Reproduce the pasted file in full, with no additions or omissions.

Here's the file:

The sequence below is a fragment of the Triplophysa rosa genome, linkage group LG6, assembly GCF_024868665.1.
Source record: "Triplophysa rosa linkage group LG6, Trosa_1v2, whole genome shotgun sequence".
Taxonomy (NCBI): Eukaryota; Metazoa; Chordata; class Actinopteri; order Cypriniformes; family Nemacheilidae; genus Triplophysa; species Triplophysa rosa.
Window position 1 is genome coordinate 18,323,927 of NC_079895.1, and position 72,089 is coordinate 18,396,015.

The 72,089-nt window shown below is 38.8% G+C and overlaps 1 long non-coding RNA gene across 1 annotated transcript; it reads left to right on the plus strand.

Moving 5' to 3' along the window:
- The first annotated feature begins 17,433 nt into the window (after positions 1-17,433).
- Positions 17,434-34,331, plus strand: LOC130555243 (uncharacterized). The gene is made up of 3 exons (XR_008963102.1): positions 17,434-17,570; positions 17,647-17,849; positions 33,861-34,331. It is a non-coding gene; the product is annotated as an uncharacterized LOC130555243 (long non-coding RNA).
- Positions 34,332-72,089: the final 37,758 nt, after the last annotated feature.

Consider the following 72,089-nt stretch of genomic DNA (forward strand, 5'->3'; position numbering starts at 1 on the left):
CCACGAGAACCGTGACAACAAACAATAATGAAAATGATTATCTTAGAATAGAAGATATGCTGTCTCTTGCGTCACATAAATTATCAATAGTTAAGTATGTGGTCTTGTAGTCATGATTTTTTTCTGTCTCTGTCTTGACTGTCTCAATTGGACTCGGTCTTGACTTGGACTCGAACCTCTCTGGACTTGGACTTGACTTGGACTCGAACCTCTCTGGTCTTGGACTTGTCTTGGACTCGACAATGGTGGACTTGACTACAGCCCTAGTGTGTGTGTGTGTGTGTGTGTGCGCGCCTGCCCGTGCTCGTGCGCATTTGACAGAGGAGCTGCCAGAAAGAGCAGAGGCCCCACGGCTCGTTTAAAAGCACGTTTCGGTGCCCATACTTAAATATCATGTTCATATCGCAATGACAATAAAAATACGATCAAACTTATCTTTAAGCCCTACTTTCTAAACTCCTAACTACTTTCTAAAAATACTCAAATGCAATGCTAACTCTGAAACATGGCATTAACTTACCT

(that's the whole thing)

The sequence below is a fragment of the Triplophysa rosa genome, linkage group LG6, assembly GCF_024868665.1.
Source record: "Triplophysa rosa linkage group LG6, Trosa_1v2, whole genome shotgun sequence".
Taxonomy (NCBI): Eukaryota; Metazoa; Chordata; class Actinopteri; order Cypriniformes; family Nemacheilidae; genus Triplophysa; species Triplophysa rosa.
Window position 1 is genome coordinate 18,323,927 of NC_079895.1, and position 72,089 is coordinate 18,396,015.

The 72,089-nt window shown below is 38.8% G+C and overlaps 1 long non-coding RNA gene across 1 annotated transcript; it reads left to right on the plus strand.

Moving 5' to 3' along the window:
- The first annotated feature begins 17,433 nt into the window (after positions 1-17,433).
- Positions 17,434-34,331, plus strand: LOC130555243 (uncharacterized). The gene is made up of 3 exons (XR_008963102.1): positions 17,434-17,570; positions 17,647-17,849; positions 33,861-34,331. It is a non-coding gene; the product is annotated as an uncharacterized LOC130555243 (long non-coding RNA).
- Positions 34,332-72,089: the final 37,758 nt, after the last annotated feature.

Consider the following 72,089-nt stretch of genomic DNA (forward strand, 5'->3'; position numbering starts at 1 on the left):
CCACGAGAACCGTGACAACAAACAATAATGAAAATGATTATCTTAGAATAGAAGATATGCTGTCTCTTGCGTCACATAAATTATCAATAGTTAAGTATGTGGTCTTGTAGTCATGATTTTTTTCTGTCTCTGTCTTGACTGTCTCAATTGGACTCGGTCTTGACTTGGACTCGAACCTCTCTGGACTTGGACTTGACTTGGACTCGAACCTCTCTGGTCTTGGACTTGTCTTGGACTCGACAATGGTGGACTTGACTACAGCCCTAGTGTGTGTGTGTGTGTGTGTGTGCGCGCCTGCCCGTGCTCGTGCGCATTTGACAGAGGAGCTGCCAGAAAGAGCAGAGGCCCCACGGCTCGTTTAAAAGCACGTTTCGGTGCCCATACTTAAATATCATGTTCATATCGCAATGACAATAAAAATACGATCAAACTTATCTTTAAGCCCTACTTTCTAAACTCCTAACTACTTTCTAAAAATACTCAAATGCAATGCTAACTCTGAAACATGGCATTAACTTACCT